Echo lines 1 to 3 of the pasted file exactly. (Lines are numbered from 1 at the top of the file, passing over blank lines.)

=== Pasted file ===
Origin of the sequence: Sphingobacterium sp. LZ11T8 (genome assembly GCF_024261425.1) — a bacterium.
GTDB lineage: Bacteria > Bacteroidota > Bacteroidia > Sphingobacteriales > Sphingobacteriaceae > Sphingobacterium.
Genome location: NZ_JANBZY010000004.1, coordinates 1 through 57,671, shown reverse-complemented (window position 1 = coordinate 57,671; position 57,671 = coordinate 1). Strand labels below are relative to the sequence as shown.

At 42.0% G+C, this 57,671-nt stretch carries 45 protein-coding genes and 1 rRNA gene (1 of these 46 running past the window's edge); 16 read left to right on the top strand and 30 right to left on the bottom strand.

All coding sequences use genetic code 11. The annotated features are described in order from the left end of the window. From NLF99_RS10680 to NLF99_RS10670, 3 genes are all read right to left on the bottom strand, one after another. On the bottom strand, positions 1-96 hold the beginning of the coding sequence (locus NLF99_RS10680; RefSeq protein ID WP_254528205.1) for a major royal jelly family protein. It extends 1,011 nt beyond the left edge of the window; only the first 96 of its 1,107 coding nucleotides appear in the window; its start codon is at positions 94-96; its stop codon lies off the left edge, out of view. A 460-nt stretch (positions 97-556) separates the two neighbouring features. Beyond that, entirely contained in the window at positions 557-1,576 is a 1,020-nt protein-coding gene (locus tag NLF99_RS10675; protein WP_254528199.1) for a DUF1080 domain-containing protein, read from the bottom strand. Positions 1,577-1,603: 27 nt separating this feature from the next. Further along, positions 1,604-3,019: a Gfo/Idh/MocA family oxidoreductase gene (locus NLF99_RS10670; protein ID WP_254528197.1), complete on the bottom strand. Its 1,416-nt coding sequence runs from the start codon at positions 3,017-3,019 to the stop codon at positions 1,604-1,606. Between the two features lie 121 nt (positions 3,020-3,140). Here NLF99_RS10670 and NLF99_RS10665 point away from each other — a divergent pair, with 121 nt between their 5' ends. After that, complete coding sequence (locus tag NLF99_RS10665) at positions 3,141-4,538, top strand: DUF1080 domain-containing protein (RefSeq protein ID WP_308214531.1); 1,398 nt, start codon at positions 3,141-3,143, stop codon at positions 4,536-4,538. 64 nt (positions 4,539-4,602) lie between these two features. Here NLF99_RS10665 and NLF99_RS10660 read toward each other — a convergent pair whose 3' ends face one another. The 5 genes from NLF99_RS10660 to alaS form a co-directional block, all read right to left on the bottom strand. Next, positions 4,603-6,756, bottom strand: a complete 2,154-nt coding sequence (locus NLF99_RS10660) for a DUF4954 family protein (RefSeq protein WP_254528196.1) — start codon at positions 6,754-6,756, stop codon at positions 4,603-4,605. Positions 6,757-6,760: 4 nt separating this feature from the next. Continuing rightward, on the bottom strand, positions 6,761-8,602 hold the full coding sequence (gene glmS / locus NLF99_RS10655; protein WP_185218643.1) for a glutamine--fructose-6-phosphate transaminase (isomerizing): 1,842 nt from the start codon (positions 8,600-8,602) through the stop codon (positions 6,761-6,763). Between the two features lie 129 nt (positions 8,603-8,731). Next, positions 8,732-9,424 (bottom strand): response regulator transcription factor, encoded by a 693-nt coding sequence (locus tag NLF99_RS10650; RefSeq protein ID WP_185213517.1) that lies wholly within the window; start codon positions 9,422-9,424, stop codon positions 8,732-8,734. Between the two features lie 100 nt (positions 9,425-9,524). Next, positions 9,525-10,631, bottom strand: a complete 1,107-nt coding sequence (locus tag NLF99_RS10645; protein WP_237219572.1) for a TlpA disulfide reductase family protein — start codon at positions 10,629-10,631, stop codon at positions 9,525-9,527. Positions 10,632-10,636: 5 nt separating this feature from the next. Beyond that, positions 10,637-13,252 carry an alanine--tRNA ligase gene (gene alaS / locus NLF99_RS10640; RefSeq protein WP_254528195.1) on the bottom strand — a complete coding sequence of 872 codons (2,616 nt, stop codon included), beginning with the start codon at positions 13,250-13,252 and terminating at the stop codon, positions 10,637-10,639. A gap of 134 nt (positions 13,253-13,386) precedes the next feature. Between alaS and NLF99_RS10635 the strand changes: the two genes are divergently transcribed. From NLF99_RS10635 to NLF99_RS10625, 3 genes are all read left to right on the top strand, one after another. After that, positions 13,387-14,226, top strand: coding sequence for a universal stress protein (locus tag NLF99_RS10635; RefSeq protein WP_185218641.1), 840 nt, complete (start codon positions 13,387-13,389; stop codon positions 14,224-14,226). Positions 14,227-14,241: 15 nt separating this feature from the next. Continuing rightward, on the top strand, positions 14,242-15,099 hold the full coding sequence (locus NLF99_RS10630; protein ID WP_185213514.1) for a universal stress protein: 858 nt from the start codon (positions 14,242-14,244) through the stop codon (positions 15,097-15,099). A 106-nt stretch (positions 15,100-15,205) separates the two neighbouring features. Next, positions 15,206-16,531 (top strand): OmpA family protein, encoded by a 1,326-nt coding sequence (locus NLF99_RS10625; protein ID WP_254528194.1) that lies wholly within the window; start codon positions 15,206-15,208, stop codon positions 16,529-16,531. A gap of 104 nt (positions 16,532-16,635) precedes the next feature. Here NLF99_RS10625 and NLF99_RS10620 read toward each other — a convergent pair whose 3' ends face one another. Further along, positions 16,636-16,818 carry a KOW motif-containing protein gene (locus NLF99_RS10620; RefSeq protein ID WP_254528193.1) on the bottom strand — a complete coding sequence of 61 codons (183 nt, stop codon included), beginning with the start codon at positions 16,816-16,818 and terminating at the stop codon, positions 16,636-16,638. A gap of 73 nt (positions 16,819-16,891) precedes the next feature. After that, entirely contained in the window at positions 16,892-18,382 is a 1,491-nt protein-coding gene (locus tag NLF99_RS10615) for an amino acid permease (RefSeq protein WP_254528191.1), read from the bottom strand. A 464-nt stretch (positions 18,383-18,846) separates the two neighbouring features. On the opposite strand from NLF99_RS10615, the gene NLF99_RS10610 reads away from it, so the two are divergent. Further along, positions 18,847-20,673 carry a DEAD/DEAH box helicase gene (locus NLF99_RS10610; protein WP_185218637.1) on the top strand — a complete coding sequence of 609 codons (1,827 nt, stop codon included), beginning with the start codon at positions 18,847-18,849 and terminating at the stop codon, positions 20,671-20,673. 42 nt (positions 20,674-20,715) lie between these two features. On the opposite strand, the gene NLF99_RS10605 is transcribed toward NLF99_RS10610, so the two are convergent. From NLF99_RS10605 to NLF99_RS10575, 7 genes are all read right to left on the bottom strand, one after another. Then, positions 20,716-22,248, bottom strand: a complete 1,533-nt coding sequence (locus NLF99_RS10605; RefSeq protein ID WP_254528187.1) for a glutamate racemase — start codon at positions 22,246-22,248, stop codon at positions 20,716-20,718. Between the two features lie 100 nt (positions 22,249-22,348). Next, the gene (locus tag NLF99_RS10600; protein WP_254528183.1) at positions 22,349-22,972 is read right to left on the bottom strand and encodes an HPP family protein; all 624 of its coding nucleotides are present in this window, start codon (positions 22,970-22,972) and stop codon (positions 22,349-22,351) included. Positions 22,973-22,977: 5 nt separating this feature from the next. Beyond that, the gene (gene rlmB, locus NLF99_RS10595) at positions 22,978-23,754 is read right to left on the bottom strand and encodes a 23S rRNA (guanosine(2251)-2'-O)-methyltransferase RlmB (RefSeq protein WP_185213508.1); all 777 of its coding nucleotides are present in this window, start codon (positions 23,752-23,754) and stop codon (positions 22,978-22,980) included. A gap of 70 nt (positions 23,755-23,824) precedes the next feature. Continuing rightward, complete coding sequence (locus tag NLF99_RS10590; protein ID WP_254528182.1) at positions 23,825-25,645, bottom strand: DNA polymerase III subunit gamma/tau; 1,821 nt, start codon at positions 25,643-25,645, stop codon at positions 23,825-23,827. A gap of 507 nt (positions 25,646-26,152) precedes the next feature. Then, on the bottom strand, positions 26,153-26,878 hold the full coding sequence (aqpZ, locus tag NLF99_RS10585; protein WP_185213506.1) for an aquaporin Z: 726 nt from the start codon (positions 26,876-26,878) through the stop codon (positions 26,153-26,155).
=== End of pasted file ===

Origin of the sequence: Sphingobacterium sp. LZ11T8 (genome assembly GCF_024261425.1) — a bacterium.
GTDB lineage: Bacteria > Bacteroidota > Bacteroidia > Sphingobacteriales > Sphingobacteriaceae > Sphingobacterium.
Genome location: NZ_JANBZY010000004.1, coordinates 1 through 57,671, shown reverse-complemented (window position 1 = coordinate 57,671; position 57,671 = coordinate 1). Strand labels below are relative to the sequence as shown.